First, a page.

Affirmative Development: Cultivating Academic Ability
Edmund W. Gordon, Beatrice L. Bridglall
Rowman & Littlefield Pub., Incorporated, 2007 - Education - 298 pages
According to Gordon and Bridglall, the ability to learn is more of a developed human capacity than a fixed aptitude with which one is born. They argue that the emergence of academic ability is associated with exposure to specialized cultures that privilege the attitudes, knowledge, and skills that schools reward. Children who are born to and raised in these cultures tend to do well in school, while those who are not exposed to such cultures tend seldom rise to high levels of academic achievement. Through a collection of interesting essays, Affirmative Development: Cultivating Academic Ability attempts to address how we can deliberately develop academic ability in those children who are not raised under conditions that predispose them to develop high levels of academic ability.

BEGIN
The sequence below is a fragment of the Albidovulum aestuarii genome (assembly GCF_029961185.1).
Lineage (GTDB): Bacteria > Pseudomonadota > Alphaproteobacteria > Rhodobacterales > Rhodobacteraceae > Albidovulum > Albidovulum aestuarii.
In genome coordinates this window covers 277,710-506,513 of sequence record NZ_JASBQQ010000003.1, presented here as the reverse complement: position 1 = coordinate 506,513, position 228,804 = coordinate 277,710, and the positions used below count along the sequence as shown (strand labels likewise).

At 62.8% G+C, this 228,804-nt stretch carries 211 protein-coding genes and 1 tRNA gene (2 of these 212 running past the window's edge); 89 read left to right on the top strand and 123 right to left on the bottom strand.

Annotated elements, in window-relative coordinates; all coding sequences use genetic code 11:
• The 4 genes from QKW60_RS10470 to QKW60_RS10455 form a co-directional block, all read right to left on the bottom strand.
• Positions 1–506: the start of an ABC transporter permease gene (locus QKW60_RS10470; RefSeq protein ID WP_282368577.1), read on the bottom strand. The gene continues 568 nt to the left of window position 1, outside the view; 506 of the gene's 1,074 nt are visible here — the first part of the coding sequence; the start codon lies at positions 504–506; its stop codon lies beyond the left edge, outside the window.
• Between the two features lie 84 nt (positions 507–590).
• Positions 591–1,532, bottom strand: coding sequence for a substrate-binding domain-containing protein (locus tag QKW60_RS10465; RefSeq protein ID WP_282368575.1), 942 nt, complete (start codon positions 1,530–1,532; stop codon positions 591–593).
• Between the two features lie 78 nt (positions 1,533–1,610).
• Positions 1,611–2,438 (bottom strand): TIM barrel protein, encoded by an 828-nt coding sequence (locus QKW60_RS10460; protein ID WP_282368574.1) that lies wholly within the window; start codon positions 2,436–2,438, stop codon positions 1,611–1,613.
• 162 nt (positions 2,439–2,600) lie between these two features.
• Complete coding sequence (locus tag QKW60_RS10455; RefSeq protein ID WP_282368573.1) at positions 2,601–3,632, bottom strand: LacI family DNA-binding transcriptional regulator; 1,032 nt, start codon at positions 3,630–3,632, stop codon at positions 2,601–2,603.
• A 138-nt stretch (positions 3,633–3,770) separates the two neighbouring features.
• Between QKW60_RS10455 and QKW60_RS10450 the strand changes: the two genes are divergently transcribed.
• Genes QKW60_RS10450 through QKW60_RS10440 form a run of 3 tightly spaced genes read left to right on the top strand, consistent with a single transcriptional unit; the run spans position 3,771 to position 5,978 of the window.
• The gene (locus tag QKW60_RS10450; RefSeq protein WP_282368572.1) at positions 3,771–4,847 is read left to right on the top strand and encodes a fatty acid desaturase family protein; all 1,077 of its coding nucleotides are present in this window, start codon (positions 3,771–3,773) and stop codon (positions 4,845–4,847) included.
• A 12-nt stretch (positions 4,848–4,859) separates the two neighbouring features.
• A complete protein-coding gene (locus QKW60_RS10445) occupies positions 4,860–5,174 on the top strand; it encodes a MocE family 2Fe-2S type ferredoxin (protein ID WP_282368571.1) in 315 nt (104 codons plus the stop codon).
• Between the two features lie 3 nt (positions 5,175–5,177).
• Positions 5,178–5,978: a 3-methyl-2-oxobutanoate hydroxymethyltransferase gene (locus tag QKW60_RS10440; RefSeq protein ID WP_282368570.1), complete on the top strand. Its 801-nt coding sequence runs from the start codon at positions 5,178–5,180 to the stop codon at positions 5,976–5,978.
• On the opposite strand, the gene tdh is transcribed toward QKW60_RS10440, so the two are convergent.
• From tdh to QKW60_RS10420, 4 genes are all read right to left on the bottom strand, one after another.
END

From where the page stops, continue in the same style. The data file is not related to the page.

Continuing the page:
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Toward the Development of Intellective Character
Intelligence as a Socialized Phenomenon
Affirmative Development as an Alternative to Affirmative Action
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